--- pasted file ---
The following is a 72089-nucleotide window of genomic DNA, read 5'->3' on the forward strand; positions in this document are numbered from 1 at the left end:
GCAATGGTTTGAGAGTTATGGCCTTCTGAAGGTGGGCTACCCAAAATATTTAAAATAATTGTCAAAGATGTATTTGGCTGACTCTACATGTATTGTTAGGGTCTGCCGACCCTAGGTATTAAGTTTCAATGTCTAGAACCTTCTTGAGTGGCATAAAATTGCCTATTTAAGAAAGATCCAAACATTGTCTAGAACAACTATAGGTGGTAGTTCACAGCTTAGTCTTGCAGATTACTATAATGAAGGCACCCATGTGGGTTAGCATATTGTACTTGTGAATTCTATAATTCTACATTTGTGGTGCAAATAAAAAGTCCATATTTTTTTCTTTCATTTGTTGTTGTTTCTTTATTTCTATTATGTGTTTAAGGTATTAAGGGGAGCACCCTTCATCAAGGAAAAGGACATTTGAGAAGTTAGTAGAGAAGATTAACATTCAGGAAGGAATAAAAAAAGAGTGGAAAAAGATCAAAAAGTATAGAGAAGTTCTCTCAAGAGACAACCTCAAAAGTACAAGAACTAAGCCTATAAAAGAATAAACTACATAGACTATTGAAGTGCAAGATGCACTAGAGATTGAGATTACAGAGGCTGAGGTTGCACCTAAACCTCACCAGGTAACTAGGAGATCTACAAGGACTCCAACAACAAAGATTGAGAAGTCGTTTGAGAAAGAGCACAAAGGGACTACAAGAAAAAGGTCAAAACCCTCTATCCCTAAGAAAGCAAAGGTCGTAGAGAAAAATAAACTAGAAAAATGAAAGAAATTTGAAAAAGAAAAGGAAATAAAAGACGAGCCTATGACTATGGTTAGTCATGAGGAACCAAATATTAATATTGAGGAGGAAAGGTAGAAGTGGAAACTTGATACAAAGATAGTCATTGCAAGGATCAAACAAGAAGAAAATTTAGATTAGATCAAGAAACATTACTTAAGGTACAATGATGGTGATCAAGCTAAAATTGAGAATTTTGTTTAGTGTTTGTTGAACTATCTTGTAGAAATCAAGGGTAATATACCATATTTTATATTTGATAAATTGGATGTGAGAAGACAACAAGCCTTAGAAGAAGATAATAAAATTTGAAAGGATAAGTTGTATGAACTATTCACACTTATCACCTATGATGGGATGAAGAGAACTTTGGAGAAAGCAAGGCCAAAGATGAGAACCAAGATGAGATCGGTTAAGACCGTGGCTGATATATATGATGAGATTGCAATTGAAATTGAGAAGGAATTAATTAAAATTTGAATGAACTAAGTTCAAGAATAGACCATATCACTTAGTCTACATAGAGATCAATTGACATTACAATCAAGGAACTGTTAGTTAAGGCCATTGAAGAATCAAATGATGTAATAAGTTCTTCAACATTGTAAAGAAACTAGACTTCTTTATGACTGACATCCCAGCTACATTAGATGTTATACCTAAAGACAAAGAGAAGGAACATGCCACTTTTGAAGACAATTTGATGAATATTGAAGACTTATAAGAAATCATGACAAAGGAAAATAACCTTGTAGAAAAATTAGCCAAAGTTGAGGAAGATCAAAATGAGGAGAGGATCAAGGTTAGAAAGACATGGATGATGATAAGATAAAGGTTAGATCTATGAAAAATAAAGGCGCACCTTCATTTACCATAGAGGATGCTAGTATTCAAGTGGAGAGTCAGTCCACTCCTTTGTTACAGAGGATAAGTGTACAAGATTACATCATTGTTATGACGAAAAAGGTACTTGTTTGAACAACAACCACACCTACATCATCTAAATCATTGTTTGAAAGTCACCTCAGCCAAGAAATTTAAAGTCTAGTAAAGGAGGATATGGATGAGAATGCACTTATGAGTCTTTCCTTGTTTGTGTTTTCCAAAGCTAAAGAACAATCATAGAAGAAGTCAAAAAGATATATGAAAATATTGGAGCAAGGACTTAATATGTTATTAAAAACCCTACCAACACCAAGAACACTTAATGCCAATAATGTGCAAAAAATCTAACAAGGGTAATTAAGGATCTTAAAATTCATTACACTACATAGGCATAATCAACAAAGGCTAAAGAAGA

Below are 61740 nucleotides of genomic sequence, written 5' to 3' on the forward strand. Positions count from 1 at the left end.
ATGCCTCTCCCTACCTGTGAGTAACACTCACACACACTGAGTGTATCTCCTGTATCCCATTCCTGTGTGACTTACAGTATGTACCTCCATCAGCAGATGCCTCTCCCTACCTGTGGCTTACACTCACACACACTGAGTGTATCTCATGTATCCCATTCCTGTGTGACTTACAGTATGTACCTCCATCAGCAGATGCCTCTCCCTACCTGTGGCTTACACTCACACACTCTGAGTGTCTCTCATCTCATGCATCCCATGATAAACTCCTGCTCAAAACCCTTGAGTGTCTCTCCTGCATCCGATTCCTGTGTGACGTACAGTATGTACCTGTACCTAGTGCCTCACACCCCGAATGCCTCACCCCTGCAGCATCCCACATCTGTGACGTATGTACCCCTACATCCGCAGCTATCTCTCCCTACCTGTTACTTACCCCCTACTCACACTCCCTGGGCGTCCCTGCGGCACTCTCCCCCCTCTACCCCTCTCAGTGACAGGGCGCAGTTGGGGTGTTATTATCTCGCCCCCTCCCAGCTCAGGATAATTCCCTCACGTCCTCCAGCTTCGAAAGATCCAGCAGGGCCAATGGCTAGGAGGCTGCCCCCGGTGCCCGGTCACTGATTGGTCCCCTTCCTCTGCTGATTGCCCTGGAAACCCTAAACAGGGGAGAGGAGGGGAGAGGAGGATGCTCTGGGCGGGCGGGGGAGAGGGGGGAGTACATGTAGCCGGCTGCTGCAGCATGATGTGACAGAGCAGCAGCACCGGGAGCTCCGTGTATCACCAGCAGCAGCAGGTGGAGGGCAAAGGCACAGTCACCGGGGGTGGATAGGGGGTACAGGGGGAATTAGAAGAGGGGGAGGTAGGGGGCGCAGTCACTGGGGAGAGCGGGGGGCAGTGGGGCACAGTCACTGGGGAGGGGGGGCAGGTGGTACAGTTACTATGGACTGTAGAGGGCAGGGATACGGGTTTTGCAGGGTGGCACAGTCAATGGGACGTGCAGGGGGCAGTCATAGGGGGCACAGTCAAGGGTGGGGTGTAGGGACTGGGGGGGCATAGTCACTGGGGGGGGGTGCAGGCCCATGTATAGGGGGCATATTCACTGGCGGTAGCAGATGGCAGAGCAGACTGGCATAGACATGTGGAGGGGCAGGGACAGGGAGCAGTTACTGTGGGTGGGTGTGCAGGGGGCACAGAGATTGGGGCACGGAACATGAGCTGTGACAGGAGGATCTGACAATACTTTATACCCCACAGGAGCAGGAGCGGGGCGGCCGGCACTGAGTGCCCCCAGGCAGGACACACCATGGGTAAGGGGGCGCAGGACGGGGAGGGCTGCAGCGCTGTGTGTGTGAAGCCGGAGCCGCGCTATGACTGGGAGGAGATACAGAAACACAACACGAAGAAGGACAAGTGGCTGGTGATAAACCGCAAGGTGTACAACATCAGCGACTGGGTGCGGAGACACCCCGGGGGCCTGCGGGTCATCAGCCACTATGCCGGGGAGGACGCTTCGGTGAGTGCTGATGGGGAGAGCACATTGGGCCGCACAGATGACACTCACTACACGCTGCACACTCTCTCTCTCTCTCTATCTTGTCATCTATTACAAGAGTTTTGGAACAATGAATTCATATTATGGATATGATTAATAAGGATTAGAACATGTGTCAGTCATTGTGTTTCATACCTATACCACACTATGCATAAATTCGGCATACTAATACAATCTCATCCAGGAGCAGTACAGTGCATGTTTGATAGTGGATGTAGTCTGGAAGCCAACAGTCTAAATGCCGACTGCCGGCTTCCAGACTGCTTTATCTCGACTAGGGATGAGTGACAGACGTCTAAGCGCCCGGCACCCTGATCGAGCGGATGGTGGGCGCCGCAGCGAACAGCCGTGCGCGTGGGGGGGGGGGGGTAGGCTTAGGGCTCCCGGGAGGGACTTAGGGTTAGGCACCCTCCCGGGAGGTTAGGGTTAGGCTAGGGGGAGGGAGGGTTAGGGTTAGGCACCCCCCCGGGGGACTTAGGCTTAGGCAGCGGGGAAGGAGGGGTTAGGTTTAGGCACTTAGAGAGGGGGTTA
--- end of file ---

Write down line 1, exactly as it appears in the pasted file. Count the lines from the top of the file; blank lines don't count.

The following is a 72089-nucleotide window of genomic DNA, read 5'->3' on the forward strand; positions in this document are numbered from 1 at the left end: